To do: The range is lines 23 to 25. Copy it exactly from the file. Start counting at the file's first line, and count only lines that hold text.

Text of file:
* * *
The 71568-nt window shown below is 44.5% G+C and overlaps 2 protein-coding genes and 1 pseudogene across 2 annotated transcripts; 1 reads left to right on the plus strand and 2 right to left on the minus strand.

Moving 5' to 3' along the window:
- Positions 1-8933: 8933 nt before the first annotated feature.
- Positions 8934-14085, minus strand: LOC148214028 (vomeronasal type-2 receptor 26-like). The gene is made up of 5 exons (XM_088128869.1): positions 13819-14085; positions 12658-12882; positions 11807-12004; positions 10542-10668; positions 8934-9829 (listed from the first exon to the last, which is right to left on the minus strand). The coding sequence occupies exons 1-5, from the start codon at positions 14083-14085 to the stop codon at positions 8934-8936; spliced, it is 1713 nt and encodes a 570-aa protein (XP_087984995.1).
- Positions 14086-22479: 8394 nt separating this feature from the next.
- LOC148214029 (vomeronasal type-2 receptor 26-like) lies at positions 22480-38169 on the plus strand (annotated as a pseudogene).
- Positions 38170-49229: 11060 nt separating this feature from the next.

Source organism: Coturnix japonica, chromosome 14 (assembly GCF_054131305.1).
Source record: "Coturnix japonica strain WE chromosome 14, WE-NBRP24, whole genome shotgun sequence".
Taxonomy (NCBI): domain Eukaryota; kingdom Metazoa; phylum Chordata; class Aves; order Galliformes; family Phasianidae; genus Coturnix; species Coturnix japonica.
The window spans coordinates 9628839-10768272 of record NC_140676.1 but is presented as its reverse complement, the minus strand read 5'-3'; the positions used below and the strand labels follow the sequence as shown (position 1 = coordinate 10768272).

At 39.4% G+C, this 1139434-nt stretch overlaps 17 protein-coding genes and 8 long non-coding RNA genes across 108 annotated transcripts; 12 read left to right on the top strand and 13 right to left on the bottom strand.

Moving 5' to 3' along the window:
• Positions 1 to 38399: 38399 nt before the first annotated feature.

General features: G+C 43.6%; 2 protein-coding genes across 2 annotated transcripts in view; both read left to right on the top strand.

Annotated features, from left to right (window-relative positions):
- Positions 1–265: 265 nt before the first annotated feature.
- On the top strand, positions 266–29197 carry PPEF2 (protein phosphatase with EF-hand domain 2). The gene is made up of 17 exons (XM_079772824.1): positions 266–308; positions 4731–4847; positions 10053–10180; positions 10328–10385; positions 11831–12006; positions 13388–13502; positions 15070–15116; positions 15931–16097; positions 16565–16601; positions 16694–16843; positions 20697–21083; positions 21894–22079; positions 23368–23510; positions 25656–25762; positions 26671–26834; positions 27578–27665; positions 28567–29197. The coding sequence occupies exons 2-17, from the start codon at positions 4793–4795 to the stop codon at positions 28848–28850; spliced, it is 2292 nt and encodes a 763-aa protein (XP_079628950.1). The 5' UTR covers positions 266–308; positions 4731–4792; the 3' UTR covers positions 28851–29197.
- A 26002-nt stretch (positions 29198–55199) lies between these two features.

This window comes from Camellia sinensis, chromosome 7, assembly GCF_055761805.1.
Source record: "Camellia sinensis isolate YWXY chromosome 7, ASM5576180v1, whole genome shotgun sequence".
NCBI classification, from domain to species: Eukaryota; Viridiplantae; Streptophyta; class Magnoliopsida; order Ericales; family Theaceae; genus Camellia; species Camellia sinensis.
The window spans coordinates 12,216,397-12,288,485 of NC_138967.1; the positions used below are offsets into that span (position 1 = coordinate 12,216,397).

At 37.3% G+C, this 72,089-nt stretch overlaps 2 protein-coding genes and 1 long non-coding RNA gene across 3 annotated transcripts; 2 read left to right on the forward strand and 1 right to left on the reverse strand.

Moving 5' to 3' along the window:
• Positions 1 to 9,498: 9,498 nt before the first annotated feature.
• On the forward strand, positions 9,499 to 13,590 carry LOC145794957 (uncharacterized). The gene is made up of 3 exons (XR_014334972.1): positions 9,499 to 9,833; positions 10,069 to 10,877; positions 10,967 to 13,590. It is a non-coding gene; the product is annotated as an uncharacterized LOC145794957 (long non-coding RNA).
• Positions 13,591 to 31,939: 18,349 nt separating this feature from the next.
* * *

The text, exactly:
The window spans coordinates 12,216,397-12,288,485 of NC_138967.1; the positions used below are offsets into that span (position 1 = coordinate 12,216,397).

At 37.3% G+C, this 72,089-nt stretch overlaps 2 protein-coding genes and 1 long non-coding RNA gene across 3 annotated transcripts; 2 read left to right on the forward strand and 1 right to left on the reverse strand.

Moving 5' to 3' along the window: